Need help from all the Jumpers out there...
   

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Need help from all the Jumpers out there...

This is a discussion on Need help from all the Jumpers out there... within the Horse Conformation Critique forums, part of the Horse Breeds, Breeding, and Genetics category
  • Steep croup on jumper
  • Conformation faults that cause soundness problems in jumpers

 
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    04-04-2013, 02:35 PM
  #1
Foal
Need help from all the Jumpers out there...

Hello all,

I posted this a couple weeks ago asking for a conformational critique on my 3 year old for jumping and got many responses on his conformation (thank you all) regarding general things, but I am looking to start jumping this guy in a couple of years and would like to see if people who jump regularly see any major conformational faults that may cause a problem. I plan on doing 2 years or so of arena/trail/flat work to give him a good foundation and develop his muscling a little bit and let him finish growing before I start jumping. As I said in my previous post, he is in a 20x20 right now and is turned out a few times a week so his muscling is going to improve with time and growth. I do expect him to widen a bit more and take care of some of the rotation that you will see in the photos. I have also attached a photo of his dam and sire is that will help with the conformational critique.

Thank you to everyone.
Attached Images
File Type: jpg Conformation Shot.jpg (66.3 KB, 249 views)
File Type: jpg front conformation.jpg (43.3 KB, 235 views)
File Type: jpg hind conformation.jpg (39.7 KB, 233 views)
File Type: jpg Billywilshineforever1[1].jpg (84.5 KB, 233 views)
File Type: jpg pickybaby[1].jpg (53.6 KB, 234 views)
     
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    04-08-2013, 02:44 PM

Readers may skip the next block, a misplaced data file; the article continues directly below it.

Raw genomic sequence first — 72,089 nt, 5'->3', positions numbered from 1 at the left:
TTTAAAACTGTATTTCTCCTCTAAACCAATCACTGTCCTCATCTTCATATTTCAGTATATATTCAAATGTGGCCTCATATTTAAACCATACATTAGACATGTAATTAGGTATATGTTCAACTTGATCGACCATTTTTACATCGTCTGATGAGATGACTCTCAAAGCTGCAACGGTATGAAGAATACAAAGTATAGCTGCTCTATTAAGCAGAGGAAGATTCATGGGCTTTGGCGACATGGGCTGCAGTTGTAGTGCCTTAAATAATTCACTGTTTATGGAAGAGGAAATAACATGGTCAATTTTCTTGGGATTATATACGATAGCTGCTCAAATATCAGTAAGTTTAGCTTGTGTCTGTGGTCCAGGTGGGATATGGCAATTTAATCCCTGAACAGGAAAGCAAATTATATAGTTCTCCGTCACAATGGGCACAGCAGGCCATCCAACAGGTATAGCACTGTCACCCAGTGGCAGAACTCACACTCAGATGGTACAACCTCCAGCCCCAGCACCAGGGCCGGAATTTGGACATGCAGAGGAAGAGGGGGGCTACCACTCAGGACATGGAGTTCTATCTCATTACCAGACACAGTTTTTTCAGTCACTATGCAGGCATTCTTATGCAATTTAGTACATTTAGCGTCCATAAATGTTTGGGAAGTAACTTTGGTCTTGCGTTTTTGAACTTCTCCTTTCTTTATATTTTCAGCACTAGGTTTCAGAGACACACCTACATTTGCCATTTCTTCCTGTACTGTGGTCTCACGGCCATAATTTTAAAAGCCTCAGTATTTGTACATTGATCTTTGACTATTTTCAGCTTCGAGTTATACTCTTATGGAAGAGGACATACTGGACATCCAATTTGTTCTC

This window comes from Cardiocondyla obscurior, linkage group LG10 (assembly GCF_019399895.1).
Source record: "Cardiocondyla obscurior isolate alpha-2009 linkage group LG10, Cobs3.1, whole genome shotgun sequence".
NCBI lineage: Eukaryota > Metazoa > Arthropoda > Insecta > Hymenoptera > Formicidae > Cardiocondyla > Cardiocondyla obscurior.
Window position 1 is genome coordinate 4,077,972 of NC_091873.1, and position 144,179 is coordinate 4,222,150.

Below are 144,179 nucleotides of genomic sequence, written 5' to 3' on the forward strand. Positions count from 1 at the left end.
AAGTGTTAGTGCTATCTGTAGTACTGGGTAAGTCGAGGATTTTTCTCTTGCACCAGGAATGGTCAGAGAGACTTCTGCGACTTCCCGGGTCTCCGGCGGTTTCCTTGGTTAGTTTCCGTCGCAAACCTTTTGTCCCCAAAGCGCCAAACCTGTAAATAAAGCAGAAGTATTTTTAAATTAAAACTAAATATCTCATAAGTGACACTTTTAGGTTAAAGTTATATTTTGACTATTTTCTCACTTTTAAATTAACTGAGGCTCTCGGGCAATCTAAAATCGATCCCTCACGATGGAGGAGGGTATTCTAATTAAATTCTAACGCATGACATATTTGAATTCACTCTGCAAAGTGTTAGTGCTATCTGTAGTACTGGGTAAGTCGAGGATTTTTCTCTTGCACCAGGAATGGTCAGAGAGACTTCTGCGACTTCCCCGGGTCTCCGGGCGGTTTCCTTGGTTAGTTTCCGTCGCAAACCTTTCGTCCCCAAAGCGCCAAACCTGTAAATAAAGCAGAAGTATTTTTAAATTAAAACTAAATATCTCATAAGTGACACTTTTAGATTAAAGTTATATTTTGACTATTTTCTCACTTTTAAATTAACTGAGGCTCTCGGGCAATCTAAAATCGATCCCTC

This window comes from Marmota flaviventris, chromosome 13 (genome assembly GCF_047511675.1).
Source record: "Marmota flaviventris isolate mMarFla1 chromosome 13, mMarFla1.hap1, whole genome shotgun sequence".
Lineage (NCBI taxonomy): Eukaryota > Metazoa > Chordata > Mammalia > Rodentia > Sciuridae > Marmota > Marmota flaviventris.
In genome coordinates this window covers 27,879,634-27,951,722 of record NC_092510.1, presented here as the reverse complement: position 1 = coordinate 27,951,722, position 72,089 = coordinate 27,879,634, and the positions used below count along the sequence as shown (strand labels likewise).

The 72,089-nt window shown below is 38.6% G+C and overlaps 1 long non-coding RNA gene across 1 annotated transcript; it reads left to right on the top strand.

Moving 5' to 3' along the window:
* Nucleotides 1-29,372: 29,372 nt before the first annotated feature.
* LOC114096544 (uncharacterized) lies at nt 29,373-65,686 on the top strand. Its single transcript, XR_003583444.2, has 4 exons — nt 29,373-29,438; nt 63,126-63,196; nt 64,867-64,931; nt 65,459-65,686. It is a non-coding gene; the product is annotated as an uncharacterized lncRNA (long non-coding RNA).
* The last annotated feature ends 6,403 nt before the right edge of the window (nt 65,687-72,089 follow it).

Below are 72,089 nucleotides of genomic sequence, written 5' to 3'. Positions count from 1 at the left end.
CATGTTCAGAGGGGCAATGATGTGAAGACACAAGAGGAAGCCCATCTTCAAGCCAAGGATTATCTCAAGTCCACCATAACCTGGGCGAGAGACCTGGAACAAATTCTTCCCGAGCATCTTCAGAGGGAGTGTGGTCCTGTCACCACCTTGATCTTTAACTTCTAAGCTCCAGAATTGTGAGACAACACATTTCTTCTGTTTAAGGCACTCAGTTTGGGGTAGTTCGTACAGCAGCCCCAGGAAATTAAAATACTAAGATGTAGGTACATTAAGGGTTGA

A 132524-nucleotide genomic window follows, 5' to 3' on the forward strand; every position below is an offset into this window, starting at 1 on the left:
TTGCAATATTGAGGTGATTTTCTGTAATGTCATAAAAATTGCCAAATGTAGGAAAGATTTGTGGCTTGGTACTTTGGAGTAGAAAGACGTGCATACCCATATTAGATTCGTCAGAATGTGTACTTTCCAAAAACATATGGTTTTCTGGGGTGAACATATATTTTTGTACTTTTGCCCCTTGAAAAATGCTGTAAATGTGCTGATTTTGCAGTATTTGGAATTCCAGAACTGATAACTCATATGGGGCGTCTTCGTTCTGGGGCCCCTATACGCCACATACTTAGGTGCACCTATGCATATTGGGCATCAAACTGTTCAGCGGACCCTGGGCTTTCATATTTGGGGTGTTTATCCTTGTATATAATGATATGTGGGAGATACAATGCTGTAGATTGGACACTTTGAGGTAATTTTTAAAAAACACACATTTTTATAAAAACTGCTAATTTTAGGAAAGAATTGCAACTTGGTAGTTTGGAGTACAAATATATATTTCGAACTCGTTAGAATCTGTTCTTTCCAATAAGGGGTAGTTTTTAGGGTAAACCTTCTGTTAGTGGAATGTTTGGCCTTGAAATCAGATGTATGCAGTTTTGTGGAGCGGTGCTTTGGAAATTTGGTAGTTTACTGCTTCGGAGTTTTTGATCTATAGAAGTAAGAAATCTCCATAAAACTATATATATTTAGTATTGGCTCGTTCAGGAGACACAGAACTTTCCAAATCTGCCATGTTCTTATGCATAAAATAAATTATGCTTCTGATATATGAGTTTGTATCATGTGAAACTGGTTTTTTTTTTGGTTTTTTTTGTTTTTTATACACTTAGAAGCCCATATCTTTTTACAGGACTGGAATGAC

#2
Green Broke
He doesnt seem to have terrible conformation for it.
Long legs, nice shoulder and when he developes more muscle, not a bad hind end either.
The only thing that bothers me are his pasterns, particularly the backs.They are very upright and slightly "stocked-up-looking". He's also cowhocked, though I don't know how that will affect his future abilities.
Some horses can be quite hindered by their bodily faults, whereas others may do perfectly fine. All depends on the horse
     
    04-12-2013, 10:22 PM
  #3
Started
I agree with the above poster, his pasterns are really the only bigger thing I see. Upright and slightly longer. He does have a steep croup also. His neck is a bit thick at the throat latch and ties in low at his chest.

The worst thing is his hooves. His hooves are very overgrown, way past a trim. Get a farrier out!
     
    04-12-2013, 10:58 PM
  #4
Foal
Quote:
Originally Posted by caseymyhorserocks    
I agree with the above poster, his pasterns are really the only bigger thing I see. Upright and slightly longer. He does have a steep croup also. His neck is a bit thick at the throat latch and ties in low at his chest.